Managers are responsible for the quality of the employees and good performance, and they can also influence tactical decisions and the setting of goals. Their interest is in the no risk of downsizing, good working conditions, decent wages, and bonuses for good work in their departments.
Employees are responsible for the quality of their jobs and can sometimes be influential in setting tasks. However, employees need to have confidence in their employer rather than checking for open positions at other companies. Therefore the interest of employees is in the absence of risks of downsizing, good working conditions, stable pay, and bonuses.
External Stakeholders, also called Secondary Stakeholders, have an interest in the company but have no direct influence on its decisions and are not directly affected by its performance. Examples of External Stakeholders are customers and local communities, suppliers, and various government or financial institutions.
Here, too, everything depends on the nature of their interest and the extent of their influence in supporting the stable production and distribution of the company's services and products. Of course, they do not directly influence the decisions, but they must be accounted for.
Of course, individual customers often have no direct influence on a company's decisions, although some good exceptions exist. However, the customers collectively show how successful the company's decisions have been by giving their money and attention, allowing the company to develop and distribute its products and services. Therefore, it is necessary to look at the interests of the customer, which are the high quality, availability, and relevance of the company's products and services.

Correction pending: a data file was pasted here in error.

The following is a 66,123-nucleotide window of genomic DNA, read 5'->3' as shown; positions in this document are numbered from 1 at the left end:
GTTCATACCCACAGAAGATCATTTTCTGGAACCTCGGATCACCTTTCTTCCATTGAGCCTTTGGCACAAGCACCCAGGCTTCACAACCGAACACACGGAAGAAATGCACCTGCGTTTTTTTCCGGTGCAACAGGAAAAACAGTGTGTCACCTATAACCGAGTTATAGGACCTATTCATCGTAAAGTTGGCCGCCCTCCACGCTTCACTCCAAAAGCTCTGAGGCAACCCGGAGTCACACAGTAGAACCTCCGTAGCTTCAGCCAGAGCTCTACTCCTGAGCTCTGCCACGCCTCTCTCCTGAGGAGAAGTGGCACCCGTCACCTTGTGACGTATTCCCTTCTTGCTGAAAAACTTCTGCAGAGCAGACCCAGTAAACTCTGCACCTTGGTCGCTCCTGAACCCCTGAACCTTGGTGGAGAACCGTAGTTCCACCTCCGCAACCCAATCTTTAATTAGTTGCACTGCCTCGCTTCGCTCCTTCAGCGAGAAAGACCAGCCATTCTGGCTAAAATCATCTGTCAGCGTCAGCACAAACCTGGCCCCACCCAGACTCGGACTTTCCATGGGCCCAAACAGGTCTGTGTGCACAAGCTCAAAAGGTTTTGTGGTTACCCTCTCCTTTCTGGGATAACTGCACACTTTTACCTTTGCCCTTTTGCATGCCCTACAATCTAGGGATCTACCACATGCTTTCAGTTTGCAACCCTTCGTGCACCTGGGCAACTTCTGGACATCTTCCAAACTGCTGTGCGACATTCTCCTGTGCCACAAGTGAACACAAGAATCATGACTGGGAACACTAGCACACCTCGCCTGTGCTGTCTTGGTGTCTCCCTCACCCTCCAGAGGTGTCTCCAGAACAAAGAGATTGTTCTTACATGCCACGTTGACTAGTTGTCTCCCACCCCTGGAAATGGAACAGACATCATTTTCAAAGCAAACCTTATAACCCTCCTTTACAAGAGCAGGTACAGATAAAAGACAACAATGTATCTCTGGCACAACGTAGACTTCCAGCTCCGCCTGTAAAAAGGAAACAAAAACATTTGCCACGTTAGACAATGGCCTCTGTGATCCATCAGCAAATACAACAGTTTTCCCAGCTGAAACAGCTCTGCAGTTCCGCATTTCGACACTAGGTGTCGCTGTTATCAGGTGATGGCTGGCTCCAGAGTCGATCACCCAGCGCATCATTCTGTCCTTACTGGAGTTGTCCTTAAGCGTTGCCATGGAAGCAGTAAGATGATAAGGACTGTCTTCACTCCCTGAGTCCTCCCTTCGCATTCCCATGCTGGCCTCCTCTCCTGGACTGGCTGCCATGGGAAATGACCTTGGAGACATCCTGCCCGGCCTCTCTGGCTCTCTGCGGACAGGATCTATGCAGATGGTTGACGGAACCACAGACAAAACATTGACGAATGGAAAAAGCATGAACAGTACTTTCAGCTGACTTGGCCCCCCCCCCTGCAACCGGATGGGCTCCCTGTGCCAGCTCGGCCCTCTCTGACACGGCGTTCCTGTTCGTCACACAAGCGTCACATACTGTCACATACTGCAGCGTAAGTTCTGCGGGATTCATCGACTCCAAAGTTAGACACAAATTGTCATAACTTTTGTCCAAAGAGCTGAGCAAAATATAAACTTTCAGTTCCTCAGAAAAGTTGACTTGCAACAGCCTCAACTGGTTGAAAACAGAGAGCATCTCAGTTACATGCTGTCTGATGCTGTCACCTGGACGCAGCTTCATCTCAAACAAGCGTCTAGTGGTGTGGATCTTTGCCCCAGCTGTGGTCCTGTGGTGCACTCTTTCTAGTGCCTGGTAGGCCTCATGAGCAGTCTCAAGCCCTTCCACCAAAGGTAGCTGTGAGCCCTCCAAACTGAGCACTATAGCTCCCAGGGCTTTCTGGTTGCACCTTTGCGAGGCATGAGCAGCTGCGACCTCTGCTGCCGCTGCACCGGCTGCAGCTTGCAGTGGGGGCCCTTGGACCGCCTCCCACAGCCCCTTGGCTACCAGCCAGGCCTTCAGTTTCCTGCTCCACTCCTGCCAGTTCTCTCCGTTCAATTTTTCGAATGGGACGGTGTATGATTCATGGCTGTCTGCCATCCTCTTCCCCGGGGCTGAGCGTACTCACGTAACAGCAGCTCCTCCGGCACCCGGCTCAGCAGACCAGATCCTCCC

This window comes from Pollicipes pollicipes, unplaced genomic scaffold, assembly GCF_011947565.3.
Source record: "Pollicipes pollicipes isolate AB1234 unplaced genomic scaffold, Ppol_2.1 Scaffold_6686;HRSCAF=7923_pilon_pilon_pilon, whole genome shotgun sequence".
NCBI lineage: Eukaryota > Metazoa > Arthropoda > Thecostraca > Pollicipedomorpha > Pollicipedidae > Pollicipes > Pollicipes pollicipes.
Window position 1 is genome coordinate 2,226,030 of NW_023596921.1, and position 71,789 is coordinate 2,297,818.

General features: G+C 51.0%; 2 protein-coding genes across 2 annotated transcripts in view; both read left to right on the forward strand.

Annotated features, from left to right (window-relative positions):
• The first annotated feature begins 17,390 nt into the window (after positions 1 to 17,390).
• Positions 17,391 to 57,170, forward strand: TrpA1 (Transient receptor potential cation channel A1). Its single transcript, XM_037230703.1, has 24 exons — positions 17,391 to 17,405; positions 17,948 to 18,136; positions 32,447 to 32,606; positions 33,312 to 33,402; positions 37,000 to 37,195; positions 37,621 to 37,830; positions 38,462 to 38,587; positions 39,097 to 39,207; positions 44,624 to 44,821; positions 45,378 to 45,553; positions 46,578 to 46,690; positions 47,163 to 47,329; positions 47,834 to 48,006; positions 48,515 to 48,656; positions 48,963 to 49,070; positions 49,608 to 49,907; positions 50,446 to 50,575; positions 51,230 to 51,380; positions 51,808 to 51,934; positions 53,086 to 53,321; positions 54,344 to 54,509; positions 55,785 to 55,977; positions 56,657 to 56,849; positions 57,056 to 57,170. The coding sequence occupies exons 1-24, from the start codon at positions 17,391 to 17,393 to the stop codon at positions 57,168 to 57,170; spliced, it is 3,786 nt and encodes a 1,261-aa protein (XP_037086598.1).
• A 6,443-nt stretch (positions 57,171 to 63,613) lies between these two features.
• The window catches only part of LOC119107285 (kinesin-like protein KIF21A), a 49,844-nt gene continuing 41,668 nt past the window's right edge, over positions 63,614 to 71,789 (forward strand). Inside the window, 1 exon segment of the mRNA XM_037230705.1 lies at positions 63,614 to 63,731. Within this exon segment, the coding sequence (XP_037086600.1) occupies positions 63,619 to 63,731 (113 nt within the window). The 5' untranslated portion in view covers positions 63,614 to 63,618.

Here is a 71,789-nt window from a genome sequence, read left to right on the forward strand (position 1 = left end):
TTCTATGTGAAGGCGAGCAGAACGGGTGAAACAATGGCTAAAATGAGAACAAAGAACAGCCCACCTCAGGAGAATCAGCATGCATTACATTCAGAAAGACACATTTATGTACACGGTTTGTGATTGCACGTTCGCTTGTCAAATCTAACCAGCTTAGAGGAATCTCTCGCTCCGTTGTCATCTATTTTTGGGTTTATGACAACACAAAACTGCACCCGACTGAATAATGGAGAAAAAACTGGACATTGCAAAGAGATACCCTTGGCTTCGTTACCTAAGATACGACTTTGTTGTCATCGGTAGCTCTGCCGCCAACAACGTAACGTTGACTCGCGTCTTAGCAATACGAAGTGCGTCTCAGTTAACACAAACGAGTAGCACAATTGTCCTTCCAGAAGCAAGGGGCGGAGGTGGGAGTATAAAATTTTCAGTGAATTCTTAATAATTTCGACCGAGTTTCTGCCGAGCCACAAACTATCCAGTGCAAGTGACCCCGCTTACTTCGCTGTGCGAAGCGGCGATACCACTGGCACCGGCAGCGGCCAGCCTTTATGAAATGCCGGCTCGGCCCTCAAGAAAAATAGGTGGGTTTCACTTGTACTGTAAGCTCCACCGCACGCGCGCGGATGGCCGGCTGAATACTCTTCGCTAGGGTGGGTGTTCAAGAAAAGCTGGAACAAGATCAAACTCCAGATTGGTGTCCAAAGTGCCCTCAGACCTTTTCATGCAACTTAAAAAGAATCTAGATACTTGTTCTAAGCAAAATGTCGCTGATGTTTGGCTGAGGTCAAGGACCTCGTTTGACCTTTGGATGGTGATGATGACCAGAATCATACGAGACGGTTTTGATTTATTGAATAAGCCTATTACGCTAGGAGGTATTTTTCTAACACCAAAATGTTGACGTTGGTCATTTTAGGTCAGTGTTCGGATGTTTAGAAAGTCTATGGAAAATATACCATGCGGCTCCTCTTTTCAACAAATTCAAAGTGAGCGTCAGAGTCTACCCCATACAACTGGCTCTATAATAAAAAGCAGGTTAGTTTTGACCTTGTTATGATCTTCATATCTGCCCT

Although local communities do not directly influence the company's decisions, they may still influence the company by organizing various actions and demonstrations. Their interest is that the company doesn't negatively impact their lives in the form of environmental damage, an increase in traffic, and so on. At the same time, their interest may be that the company's activities raise the status of the location, attracting more people, which allows them to make higher rents, open profitable businesses, etc.
Creditors do not influence the company's decisions but are interested in its stable income. That way, they can give the company a bigger loan on better terms.
Today's world is global, and no one company is a complete closed loop. Each company's profits depend on some other companies, and they are all suppliers of goods or services to each other. Therefore, suppliers have a vested interest in the company's growth, which gives them more orders, more profits, and cheaper production.
The government is interested in the growth of companies because the higher the profits, the higher the taxes. Also, the more a company expands, the more jobs it creates, increasing the well-being of citizens and increasing their purchasing power, which has a positive effect on the demand for goods and services from other companies. If a government provides conditions for the active growth of companies, it makes it attractive for others to start their own companies. In this way, it creates mutual enrichment and positive economic trends.
Now that you know the exact definitions and examples, we can conclude the difference between internal and external stakeholders.